USNI News Fleet and Marine Tracker: May 1, 2023

May 1, 2023 1:26 PM
USNI News Graphic

These are the approximate positions of the U.S. Navy’s deployed carrier strike groups and amphibious ready groups throughout the world as of May 1, 2023, based on Navy and public data. In cases where a CSG or ARG is conducting disaggregated operations, the chart reflects the location of the capital ship.

Ships Underway

Total Battle Force Deployed Underway
(USS 238, USNS 58)
(USS 67, USNS 32)
(38 Deployed, 22 Local)

In Japan

Vice Adm. Kenneth Whitesell, commander, U.S. Naval Air Forces, addresses Sailors during an all-hands call on the flight deck aboard USS Ronald Reagan (CVN-76), while in-port Commander, Fleet Activities Yokosuka, April 25, 2023. US Navy Photo

USS Ronald Reagan (CVN-76) is in port in Yokosuka, Japan.

The America Amphibious Ready Group (ARG) is in Sasebo, Japan. The America ARG consists of USS America (LHA-6), Amphibious Squadron 11 and USS Green Bay (LPD-20).

In the South China Sea

A F/A-18F Super Hornet from the ‘Mighty Shrikes’ of Strike Fighter Squadron (VFA) 94 launches from the flight deck of the aircraft carrier USS Nimitz (CVN-68) on April 22, 2023. US Navy Photo

The Nimitz Carrier Strike Group (CSG) is in the South China Sea.

According to the Navy, aircraft carrier USS Nimitz (CVN 68) and units from Carrier Strike Group (CSG) 11 left Laem Chabang, Thailand on April 29 after a four-day port visit.

The Nimitz CSG deployed from the West Coast on Dec. 3 and chopped into U.S. 7th Fleet on Dec. 16.

“During the visit, the Strike Group flagship USS Nimitz (CVN 68) will host a reception to celebrate the 190th anniversary of U.S.-Thai diplomatic relations. The visit also provides an opportunity for U.S. Sailors to explore the local culture and participate in professional engagements and community relations projects,” reads a news release from U.S. Indo-Pacific Command.

Carrier Strike Group 11

Capt. Craig Sicola, commanding officer of the aircraft carrier USS Nimitz (CVN-68), front seat, and Cmdr. Luke Edwards, commanding officer of the “Fighting Redcocks” of Strike Fighter Squadron (VFA) 22, make an arrested landing in an F/A-18F Super Hornet from VFA-22 marking the 350,000th time the carrier has landed a fixed-wing aircraft on its flight deck on April 22, 2023. US Navy Photo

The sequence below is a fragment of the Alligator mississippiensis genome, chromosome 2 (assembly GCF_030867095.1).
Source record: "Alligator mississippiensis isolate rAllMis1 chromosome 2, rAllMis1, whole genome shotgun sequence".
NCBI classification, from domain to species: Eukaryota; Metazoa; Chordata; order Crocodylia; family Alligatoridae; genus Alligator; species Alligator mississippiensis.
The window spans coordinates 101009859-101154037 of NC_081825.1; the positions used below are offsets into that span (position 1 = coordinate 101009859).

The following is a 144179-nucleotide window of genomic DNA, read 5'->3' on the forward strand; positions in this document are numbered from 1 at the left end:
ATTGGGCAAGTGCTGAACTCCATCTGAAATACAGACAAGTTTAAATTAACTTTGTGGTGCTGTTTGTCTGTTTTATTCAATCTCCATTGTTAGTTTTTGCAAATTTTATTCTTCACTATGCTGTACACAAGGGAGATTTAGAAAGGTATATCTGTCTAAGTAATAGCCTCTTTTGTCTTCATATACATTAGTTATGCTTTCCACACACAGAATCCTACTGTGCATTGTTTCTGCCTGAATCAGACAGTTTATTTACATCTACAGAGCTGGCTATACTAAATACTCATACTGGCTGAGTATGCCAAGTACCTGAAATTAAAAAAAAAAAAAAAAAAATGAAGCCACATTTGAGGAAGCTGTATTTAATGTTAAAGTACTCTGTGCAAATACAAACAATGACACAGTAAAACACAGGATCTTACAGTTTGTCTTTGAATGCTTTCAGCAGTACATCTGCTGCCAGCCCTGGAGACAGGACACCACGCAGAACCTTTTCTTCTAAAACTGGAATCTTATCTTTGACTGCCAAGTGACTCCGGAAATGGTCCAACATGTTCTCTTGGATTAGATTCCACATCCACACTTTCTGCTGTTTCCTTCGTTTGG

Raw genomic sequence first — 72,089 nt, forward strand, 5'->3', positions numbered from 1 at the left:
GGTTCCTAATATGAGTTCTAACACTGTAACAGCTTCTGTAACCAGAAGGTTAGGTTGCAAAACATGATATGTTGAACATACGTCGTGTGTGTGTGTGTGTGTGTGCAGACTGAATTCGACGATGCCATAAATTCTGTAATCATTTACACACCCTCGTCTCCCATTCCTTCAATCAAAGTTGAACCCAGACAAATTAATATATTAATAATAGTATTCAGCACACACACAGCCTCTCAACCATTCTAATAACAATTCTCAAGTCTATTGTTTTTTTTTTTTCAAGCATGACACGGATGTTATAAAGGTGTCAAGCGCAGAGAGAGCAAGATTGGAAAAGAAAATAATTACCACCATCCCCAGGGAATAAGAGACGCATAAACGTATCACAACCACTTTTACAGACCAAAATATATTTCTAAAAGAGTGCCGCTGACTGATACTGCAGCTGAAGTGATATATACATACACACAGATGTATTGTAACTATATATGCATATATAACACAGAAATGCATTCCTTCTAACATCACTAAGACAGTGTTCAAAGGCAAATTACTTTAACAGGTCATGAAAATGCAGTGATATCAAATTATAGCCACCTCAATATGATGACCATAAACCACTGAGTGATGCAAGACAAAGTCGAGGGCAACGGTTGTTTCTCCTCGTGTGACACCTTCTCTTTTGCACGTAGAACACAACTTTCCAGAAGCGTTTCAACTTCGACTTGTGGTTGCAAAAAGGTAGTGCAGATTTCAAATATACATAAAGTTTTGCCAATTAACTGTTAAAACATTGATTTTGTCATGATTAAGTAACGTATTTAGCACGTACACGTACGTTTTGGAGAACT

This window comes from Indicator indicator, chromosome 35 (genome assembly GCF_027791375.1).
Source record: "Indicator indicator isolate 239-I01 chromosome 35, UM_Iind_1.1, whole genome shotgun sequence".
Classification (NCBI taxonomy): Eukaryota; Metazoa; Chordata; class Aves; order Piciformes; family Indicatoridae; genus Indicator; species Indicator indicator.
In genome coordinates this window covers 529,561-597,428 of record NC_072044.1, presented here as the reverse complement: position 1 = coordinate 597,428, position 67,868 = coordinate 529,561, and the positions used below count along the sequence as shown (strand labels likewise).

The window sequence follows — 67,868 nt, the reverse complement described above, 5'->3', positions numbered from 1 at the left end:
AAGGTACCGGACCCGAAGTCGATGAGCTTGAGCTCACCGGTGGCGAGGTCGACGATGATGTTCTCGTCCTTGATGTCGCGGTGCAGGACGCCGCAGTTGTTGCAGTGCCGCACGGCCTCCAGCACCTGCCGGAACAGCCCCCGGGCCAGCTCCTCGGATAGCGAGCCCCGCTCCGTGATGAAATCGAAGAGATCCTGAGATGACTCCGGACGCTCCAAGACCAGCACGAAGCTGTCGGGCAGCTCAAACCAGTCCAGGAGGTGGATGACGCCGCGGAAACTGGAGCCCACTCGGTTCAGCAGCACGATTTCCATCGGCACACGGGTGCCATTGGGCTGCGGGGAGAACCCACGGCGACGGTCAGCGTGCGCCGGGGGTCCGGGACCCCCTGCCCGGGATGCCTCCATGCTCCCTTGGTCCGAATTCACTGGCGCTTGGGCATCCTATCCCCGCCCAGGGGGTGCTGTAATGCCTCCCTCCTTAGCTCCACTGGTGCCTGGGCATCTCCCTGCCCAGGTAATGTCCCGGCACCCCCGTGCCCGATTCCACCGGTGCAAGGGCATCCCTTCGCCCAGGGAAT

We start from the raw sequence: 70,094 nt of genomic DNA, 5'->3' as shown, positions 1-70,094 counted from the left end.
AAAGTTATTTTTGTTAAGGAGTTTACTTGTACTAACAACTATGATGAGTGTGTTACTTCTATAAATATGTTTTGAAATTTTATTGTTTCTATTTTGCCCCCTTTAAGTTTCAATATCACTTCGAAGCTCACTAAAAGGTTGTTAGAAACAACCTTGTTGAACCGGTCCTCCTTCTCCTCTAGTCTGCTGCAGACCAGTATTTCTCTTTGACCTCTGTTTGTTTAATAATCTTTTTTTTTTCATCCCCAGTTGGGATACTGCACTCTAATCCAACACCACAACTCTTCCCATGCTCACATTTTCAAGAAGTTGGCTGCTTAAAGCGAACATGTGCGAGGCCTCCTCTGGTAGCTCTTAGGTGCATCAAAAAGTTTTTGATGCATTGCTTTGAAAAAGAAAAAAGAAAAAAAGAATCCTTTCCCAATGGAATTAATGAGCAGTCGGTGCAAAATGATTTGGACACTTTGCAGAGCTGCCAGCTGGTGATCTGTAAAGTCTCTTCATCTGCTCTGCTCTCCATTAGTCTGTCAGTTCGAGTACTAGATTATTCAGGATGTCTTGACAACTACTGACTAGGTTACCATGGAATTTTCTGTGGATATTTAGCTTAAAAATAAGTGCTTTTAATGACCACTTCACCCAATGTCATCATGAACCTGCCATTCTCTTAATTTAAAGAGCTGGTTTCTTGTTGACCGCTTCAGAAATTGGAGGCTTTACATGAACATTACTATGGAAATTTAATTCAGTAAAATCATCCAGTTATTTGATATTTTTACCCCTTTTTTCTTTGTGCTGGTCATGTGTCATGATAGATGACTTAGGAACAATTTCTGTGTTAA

Aircraft carrier

USS Nimitz (CVN-68), homeported in Bremerton, Wash.

On April 22, “the oldest-serving U.S commissioned aircraft carrier in the world, successfully completed its 350,000th arrested aircraft landing while sailing in the South China Sea, a milestone nearly 48 years in the making,” reads a news release from the carrier.

Carrier Air Wing 17

Sailors move ordnance on the flight deck of the aircraft carrier USS Nimitz (CVN-68) on April 21, 2023. US Navy Photo

Carrier Air Wing (CVW) 17, based at Naval Air Station Lemoore, Calif., is embarked aboard Nimitz and includes a total of nine squadrons and detachments:

  • The “Fighting Redcocks” of VFA-22 Strike Fighter Squadron (VFA) flying F/A-18Fs from Naval Air Station Lemoore, Calif.
  • The “Mighty Shrikes” of VFA-94 – F/A-18F – from Naval Air Station Lemoore.
  • The “Kestrels” of VFA-137 – F/A-18E – from Naval Air Station Lemoore.
  • The “Blue Diamonds” of VFA-146 – from Naval Air Station Lemoore.
  • The “Cougars” of VAQ-139 – EA-18G – Electronic Attack Squadron (VAQ) – from Naval Air Station Whidbey Island, Wash.
  • The “Sun Kings” of VAW-116 – E-2D – Carrier Airborne Early Warning Squadron (VAW) – from Naval Air Station Point Mugu, Calif.
  • The “Providers” of VRC-30 – C-2A – Fleet Logistics Multi-Mission Squadron (VRM) – from Naval Air Station North Island, Calif.
  • The “Indians” of HSC-6 – MH-60S – Helicopter Sea Combat Squadron (HSC) – from Naval Air Station North Island.
  • The “Battle Cats” of HSM-73 – MH-60R – Helicopter Maritime Strike Squadron (HSM) – from Naval Air Station North Island.


Sailors fight a simulated flood during a damage control drill aboard the Ticonderoga-class guided-missile cruiser USS Bunker Hill (CG-52) on April 20, 2023. US Navy Photo

USS Bunker Hill (CG-52), homeported at Naval Station San Diego, Calif.

Destroyer Squadron 9

Sailors aboard the Arleigh Burke-class guided-missile destroyer USS Wayne E. Meyer (DDG-108) conduct an underway replenishment with the Lewis and Clark-class dry cargo ship USNS Washington Chambers (T-AKE-11) on April 15, 2023. US Navy Photo

Destroyer Squadron 9 is based in Everett, Wash., and is embarked on Nimitz.

  • USS Wayne E. Meyer (DDG-108), homeported at Naval Station Pearl Harbor, Hawaii.
  • USS Chung-Hoon (DDG-93), homeported at Naval Station Pearl Harbor.
  • USS Decatur (DDG-73), homeported at Naval Station San Diego, Calif.
  • USS Paul Hamilton (DDG-60), homeported at Naval Station San Diego.

In Manila, Republic of the Philippines

Master Chief Intelligence Specialist Derik Burris, left, and Command Master Chief Luke Jenkins observe restricted maneuvering aboard amphibious assault ship USS Makin Island (LHD 8) in the Philippines, April 28, 2023. US Navy Photo

The Makin Island ARG – with the 13th Marine Expeditionary Unit embarked – is operating in Manila.

According to a Navy release, the ARG, MEU and the Armed Forces of the Philippines (AFP) completed Exercise Balikatan 2023 on April 28, with a closing ceremony in Camp Aguinaldo, Philippines.